Back to the Basics

Danville Days

Nick Hornby, in the movie adaptation of his book High Fidelity, posits that a record collection can be “sorted autobiographically” — that is, if you look at a music collection from its inception to its present state of affairs, the record enthusiast can tell you how “I got from Deep Purple to The Soft Boys in twenty-five moves. ”

My personal tao of music would include tales about how I got from the Beatles to KISS, from Adam & the Ants to the Jesus & Mary Chain, from R.E.M. to the Hoodoo Gurus, from the Minutemen to Uncle Tupelo, from John Coltrane to Lyle Lovett, from Steve Earle to Guided By Voices, from Nick Lowe to Jorge Ben Jor. All of these bands have held my attention, have blown my mind, and each one marks a milestone in my life.

But all of it would be incomplete for me without the Basics.

Long-time and/or extremely attentive readers may know this already. In many ways, I feel as though I have worn their influence on my sleeve. However, like the tell-tale heart of old, the faint beat of the Basics is one which is only apparent to me, even if it sometimes feels like it should be obvious to anyone.

Ultimately, I guess, you had to be there, as the saying goes.

The Basics and I share something of a common history. We both hail from Danville, Illinois.

Today, the experience of being in Danville is almost always melancholic, and in that mode of state-dependent recall, I can drive the streets and see the route that I took to walk home from school, and where I used to go to buy Jolly Ranchers for a penny apiece, or where I’d go tearing around the block on my bike, or that intersection where I wiped out that one time, or where my first girlfriend lived, or where my best friend used to live, and how I felt every step of the way at school the first time I got that measles booster in 5th grade and passed out in class, or the crap scores I used to get in the Presidential Physical Fitness trials (that sidewalk there was where we used to run the 50 yard dash), and hey, that’s where I saw the first live performance by a rock band in my life.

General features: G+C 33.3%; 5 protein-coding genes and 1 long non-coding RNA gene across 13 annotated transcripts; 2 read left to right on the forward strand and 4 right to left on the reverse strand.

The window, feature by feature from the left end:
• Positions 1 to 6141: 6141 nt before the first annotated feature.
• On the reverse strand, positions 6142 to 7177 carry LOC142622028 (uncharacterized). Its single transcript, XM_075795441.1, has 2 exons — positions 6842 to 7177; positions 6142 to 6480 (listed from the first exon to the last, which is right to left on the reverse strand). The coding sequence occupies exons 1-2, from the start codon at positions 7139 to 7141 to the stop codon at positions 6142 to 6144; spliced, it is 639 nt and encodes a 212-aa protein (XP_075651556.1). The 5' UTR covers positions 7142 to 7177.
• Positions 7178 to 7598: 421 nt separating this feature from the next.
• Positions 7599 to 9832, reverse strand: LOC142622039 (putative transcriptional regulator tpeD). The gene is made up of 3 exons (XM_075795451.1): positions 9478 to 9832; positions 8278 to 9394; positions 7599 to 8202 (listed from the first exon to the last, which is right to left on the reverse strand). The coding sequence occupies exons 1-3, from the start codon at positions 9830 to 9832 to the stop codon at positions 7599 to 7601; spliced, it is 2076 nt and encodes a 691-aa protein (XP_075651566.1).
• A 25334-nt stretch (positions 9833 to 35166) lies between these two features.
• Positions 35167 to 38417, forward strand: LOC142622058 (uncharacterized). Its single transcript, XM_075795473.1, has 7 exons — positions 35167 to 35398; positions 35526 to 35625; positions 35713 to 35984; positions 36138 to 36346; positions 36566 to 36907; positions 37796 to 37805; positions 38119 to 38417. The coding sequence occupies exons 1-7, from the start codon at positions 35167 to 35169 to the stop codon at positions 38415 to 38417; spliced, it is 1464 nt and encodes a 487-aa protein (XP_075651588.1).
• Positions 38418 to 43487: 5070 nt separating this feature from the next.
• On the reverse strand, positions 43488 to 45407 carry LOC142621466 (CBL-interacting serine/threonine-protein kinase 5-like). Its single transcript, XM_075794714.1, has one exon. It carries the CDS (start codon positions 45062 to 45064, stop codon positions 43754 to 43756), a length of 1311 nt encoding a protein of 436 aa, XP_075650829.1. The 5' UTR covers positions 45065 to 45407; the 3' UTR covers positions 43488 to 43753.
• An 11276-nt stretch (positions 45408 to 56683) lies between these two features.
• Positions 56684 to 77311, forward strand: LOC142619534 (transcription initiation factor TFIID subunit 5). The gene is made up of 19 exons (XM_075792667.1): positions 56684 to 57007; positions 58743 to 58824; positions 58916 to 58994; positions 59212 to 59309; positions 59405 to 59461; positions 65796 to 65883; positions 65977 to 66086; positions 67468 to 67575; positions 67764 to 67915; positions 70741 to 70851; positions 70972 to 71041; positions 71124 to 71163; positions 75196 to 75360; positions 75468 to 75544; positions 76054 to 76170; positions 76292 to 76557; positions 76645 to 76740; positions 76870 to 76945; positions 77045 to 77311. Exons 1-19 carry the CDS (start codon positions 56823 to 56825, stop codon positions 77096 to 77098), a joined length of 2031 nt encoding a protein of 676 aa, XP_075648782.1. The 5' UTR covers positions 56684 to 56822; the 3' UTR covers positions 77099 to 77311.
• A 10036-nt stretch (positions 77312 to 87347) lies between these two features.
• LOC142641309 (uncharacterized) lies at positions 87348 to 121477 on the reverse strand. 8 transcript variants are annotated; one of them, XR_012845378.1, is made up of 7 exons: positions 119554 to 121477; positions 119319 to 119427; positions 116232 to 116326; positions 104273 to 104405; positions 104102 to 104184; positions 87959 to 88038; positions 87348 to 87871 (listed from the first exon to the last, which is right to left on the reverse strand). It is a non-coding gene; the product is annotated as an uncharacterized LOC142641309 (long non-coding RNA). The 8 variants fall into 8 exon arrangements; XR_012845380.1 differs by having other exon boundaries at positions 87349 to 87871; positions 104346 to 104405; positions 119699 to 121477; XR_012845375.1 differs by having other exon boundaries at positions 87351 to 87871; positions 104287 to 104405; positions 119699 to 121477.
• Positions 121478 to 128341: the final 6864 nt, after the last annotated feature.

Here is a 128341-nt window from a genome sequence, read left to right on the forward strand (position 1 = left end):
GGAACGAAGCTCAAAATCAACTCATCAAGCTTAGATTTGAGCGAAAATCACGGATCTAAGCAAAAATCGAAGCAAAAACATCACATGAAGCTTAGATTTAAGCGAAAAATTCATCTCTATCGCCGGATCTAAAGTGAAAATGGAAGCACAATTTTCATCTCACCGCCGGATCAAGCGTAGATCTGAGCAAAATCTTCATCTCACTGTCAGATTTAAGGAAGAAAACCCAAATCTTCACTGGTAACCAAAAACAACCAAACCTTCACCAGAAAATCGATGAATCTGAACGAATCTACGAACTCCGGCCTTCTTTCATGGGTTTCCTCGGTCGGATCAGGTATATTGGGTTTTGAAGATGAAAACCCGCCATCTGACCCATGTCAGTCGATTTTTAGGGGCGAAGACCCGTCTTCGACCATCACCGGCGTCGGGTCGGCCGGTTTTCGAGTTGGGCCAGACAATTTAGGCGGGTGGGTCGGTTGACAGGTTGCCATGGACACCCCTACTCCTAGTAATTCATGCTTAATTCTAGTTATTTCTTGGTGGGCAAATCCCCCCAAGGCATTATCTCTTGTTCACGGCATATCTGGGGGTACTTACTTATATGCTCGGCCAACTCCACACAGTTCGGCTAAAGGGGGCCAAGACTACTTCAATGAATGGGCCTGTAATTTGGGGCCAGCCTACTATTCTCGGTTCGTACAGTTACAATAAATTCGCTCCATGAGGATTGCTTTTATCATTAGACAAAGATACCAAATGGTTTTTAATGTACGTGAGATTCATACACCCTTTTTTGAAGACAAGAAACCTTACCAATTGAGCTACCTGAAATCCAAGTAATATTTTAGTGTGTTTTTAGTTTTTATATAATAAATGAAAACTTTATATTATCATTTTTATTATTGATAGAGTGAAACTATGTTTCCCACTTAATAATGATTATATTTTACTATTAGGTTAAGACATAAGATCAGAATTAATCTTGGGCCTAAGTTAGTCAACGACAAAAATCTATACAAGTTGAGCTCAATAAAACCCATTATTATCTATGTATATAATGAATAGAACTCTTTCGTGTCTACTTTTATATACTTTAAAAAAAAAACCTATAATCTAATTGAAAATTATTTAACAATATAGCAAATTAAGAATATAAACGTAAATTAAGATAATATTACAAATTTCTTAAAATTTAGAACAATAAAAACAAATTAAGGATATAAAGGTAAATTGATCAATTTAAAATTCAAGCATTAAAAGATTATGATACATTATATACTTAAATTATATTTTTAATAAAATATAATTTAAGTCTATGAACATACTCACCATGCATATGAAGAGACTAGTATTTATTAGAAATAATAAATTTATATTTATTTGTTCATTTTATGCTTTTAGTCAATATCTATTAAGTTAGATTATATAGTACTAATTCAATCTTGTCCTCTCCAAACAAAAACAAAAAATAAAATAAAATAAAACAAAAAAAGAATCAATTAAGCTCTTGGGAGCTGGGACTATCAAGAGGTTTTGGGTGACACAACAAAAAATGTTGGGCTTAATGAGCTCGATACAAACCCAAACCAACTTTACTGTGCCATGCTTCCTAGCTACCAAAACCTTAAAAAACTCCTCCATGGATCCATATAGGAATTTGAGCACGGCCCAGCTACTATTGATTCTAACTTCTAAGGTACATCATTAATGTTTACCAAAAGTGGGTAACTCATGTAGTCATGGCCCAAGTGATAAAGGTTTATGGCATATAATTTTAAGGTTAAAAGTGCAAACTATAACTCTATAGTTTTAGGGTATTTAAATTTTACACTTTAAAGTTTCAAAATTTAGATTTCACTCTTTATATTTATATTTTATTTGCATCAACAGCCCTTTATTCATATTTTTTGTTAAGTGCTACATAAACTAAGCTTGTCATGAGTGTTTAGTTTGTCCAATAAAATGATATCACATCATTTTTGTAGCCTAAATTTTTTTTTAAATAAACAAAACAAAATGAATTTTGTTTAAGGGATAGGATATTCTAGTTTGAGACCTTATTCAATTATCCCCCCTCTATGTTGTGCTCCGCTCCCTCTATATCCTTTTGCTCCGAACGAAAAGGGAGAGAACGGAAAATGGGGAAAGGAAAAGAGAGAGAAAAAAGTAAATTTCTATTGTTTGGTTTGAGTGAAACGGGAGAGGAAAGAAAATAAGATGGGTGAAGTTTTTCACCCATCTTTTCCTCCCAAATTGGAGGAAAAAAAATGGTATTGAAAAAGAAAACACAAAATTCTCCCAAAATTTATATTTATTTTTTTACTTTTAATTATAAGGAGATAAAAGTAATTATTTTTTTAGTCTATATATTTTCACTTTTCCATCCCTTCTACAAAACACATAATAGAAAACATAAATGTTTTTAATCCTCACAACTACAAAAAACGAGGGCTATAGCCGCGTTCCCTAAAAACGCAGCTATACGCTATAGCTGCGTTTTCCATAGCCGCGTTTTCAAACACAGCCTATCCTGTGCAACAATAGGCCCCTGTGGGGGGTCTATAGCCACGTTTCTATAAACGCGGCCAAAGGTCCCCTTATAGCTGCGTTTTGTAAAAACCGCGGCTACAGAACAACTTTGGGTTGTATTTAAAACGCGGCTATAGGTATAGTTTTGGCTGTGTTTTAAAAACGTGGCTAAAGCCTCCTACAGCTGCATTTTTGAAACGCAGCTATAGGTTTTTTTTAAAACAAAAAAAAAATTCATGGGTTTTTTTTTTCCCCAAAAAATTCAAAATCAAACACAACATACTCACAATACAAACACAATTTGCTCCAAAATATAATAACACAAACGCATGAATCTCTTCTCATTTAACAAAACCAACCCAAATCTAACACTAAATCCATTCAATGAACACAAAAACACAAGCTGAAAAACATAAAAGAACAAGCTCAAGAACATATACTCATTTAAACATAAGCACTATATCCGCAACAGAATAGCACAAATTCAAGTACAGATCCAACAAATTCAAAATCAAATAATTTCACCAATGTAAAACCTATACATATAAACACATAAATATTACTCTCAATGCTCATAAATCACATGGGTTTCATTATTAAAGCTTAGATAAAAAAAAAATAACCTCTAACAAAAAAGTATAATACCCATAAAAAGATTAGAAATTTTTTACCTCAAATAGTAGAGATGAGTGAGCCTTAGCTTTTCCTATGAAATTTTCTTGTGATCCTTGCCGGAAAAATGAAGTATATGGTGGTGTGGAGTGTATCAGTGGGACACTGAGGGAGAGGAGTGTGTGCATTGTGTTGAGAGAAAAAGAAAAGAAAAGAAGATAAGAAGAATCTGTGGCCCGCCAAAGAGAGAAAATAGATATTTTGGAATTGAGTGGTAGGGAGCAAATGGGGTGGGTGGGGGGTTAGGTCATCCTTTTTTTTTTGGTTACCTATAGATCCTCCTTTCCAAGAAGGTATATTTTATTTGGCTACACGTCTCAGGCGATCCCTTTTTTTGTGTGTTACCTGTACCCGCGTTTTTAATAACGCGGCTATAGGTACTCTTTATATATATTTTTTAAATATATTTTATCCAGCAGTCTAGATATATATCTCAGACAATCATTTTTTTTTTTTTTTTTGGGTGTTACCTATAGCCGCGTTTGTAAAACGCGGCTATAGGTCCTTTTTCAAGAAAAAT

(Take this trip with me three times, and I guarantee that I will eventually repeat several of these stories, thinking that I haven’t shared this already. We will land again at the doorstep of the Basics, and I will pick up the story where I last left it off. Where were we again? Ah, yes. Danville.)

I was an introverted, polite, book-smart, and sheltered child who had an exceedingly hard time integrating into new situations. My hippie parents split when I was pretty young, but I was raised by both of them to believe that the world was basically a decent place. That did not always square with my experiences. I found that my bookish and introverted nature was not quite to the liking of most of my peers.

As such, my greatest solace was found in music. Entering my teens, I acquired a furtive yen for acquiring tapes, since I could take them anywhere and sit down with a set of headphones to listen and drown out the outside world. I came of age when the Walkman rose to prominence, and I was Sony’s target market.

Still, I had little conception of what it was like to see a band, other than the ones that came around courtesy of the Army every now and again, or the local symphony. Yes, Danville had a symphony. One of the remarkable things about Danville is that they really did put considerable effort into public arts and public facilities. A couple blocks from my house, there was a grand public park where there were big ancient oak trees, a public pavilion, tennis courts, and a concession stand. There was even a scale miniature Danville called “Friendly Town, ” which is where “Officer Friendly” would conduct driving school. There was also a band shell, which is where I saw the Army Jazz Band — and where I had my first experience of live rock ’n roll.

I first saw the Basics perform here. My dad took me. He was the features editor for the local daily, and a patron of the local arts scene.

The Basics played funny-looking guitars and wore cool clothes and sang catchy, original songs about things like love, smelly junk collectors, and 80-year-old men on bicycles. Two blocks from my house, here was a band that sounded as good — maybe better — to me than anyone I’d ever heard on the radio, on TV, or on ancient, hiss-laden, hand-me-down mono dubs.

I was a goner, instantly.

They also played songs by the Cars, Missing Persons, the Shoes, the Beatles (a particularly good cover of “Misery, ” if memory serves) and some other bands who I would come to know with every spare $8 I could take to the local record store. I was also lucky enough to get the opportunity to see them perform at a private party, and once at their practice pad. My dad did what he could to promote them, and at the newspaper, one of his co-workers had an inside track to a couple of the band members.